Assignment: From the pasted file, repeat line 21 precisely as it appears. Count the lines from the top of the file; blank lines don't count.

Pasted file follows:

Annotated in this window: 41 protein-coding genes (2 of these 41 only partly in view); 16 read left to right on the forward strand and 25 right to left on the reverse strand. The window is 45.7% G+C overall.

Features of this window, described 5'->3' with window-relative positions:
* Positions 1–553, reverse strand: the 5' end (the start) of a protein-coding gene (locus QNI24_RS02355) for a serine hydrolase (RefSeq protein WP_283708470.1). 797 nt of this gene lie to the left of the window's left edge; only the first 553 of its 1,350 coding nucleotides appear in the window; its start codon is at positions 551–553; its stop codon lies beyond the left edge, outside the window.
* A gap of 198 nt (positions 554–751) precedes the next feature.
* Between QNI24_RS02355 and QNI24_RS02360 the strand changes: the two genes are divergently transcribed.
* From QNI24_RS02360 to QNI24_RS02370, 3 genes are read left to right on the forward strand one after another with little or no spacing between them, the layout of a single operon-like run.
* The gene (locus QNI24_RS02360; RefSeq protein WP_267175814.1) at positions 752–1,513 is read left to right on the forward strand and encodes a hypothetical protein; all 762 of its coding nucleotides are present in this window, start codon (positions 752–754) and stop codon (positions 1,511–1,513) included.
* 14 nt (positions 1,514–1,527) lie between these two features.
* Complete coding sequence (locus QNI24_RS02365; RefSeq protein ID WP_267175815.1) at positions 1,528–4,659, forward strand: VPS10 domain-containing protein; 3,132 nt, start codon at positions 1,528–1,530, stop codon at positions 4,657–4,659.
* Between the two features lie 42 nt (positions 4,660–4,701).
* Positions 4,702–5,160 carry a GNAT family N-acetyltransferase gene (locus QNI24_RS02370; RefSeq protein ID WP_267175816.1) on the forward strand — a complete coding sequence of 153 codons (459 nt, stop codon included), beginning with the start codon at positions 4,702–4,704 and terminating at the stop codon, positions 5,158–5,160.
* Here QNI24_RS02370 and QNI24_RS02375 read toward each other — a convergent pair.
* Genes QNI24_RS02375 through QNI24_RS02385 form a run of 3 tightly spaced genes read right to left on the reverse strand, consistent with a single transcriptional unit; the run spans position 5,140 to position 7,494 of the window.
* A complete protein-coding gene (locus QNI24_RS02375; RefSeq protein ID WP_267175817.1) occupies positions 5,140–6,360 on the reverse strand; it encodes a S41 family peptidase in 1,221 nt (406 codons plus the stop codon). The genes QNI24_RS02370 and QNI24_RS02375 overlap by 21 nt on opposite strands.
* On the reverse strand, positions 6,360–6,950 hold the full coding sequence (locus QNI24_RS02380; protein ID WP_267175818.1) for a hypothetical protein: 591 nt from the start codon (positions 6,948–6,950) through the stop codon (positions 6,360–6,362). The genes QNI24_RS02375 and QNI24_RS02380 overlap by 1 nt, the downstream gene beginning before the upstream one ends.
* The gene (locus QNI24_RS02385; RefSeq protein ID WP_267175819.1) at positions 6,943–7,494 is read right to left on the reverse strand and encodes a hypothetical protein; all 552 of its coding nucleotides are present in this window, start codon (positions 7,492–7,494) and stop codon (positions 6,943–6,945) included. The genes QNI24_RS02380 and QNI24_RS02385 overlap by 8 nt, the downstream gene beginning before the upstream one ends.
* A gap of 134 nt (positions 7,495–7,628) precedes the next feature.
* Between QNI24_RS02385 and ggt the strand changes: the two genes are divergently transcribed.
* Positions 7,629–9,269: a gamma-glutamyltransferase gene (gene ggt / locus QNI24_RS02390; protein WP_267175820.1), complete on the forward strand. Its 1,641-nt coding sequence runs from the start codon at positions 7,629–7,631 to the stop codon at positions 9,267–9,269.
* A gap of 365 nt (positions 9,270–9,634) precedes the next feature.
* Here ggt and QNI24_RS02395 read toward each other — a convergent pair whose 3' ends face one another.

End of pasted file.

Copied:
* Here ggt and QNI24_RS02395 read toward each other — a convergent pair whose 3' ends face one another.